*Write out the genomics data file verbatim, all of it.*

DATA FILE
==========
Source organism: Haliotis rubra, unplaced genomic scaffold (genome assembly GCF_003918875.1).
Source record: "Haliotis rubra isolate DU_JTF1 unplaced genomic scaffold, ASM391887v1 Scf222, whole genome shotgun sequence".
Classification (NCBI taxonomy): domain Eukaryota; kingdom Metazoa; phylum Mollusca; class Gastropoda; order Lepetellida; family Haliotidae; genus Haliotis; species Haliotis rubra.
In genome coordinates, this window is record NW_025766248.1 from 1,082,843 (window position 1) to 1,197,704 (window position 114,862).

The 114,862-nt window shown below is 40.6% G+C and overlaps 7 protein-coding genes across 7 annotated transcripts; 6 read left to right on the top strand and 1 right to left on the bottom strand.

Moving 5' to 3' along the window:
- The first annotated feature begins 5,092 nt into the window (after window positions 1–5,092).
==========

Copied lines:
Source organism: Haliotis rubra, unplaced genomic scaffold (genome assembly GCF_003918875.1).
Source record: "Haliotis rubra isolate DU_JTF1 unplaced genomic scaffold, ASM391887v1 Scf222, whole genome shotgun sequence".
Classification (NCBI taxonomy): domain Eukaryota; kingdom Metazoa; phylum Mollusca; class Gastropoda; order Lepetellida; family Haliotidae; genus Haliotis; species Haliotis rubra.
In genome coordinates, this window is record NW_025766248.1 from 1,082,843 (window position 1) to 1,197,704 (window position 114,862).

The 114,862-nt window shown below is 40.6% G+C and overlaps 7 protein-coding genes across 7 annotated transcripts; 6 read left to right on the top strand and 1 right to left on the bottom strand.

Moving 5' to 3' along the window:
- The first annotated feature begins 5,092 nt into the window (after window positions 1–5,092).